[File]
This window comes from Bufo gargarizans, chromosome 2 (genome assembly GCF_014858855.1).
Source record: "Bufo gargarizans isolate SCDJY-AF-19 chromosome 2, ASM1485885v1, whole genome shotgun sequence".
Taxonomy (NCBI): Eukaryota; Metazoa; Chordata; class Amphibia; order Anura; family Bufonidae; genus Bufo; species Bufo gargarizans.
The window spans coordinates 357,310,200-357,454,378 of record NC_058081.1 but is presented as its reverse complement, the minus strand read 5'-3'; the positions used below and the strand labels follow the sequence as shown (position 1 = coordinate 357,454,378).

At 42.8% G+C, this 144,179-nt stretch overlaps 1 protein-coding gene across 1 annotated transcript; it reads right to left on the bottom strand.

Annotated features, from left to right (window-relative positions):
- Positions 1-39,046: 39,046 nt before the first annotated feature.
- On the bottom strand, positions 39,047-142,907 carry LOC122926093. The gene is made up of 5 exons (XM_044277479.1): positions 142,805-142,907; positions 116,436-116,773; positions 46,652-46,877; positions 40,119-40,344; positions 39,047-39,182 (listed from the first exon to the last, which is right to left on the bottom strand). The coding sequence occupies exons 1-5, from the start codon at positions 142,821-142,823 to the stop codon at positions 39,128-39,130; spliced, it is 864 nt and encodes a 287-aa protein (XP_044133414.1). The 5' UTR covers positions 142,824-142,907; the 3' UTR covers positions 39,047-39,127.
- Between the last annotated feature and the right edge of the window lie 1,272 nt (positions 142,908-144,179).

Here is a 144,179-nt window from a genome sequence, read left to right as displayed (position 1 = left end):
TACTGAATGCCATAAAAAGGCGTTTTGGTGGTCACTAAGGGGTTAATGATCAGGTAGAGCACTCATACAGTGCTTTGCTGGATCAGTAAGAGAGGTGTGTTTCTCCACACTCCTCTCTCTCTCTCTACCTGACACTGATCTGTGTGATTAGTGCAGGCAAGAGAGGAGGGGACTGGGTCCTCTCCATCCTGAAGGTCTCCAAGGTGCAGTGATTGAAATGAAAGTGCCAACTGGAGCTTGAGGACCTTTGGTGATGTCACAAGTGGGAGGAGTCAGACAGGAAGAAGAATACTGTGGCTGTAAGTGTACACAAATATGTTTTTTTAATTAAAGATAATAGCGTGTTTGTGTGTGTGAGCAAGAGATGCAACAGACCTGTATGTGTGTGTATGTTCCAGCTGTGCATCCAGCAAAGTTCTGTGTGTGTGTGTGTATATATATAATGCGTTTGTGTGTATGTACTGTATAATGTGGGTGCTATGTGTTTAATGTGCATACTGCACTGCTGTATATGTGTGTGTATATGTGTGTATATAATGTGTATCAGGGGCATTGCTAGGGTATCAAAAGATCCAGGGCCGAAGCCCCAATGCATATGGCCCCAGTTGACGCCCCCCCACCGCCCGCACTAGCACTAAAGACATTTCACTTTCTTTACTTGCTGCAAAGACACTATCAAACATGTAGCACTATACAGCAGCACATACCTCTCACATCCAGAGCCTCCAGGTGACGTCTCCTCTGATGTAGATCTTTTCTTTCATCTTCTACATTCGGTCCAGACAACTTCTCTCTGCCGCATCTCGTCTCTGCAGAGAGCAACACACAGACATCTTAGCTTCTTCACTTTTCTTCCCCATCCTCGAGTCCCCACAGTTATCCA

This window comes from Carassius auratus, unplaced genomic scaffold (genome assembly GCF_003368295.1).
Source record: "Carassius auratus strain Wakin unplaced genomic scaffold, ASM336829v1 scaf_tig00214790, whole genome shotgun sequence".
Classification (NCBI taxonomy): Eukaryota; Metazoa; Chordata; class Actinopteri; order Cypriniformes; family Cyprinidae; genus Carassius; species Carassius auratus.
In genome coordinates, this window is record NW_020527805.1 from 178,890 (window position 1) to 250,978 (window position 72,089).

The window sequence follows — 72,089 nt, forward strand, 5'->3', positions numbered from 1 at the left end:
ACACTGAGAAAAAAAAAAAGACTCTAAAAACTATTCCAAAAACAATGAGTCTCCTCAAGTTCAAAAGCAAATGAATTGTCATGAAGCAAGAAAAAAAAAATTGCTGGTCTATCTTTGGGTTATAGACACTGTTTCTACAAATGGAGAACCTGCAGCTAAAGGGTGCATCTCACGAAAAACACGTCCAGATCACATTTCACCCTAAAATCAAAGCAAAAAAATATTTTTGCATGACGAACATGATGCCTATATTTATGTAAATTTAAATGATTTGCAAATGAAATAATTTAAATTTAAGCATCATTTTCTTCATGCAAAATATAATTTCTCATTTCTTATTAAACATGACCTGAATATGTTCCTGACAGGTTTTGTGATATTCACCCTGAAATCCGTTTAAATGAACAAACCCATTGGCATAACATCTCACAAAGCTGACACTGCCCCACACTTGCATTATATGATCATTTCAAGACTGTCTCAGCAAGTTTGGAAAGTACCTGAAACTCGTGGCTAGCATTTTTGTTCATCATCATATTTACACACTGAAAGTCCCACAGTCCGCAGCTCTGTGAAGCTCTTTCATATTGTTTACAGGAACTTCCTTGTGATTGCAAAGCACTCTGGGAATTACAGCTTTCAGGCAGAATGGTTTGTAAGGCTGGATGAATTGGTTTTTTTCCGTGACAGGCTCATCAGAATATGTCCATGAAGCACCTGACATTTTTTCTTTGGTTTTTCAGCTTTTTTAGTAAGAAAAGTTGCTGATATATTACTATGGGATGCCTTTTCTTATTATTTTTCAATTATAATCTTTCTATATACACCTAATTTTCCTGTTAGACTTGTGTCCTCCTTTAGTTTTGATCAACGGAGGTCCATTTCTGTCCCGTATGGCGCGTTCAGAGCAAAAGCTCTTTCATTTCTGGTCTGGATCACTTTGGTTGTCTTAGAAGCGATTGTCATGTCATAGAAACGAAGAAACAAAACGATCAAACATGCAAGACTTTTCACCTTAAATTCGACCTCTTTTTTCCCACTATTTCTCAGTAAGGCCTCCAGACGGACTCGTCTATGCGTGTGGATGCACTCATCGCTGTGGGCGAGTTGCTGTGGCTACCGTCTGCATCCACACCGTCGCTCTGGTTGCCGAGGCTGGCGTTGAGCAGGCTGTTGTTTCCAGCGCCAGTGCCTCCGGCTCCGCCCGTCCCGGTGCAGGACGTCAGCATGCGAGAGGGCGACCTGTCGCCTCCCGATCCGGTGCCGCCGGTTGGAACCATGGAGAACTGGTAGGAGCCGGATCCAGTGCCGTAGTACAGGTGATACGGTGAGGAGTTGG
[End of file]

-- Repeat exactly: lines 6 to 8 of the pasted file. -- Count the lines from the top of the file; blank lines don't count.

Annotated features, from left to right (window-relative positions):
- Positions 1-39,046: 39,046 nt before the first annotated feature.
- On the bottom strand, positions 39,047-142,907 carry LOC122926093. The gene is made up of 5 exons (XM_044277479.1): positions 142,805-142,907; positions 116,436-116,773; positions 46,652-46,877; positions 40,119-40,344; positions 39,047-39,182 (listed from the first exon to the last, which is right to left on the bottom strand). The coding sequence occupies exons 1-5, from the start codon at positions 142,821-142,823 to the stop codon at positions 39,128-39,130; spliced, it is 864 nt and encodes a 287-aa protein (XP_044133414.1). The 5' UTR covers positions 142,824-142,907; the 3' UTR covers positions 39,047-39,127.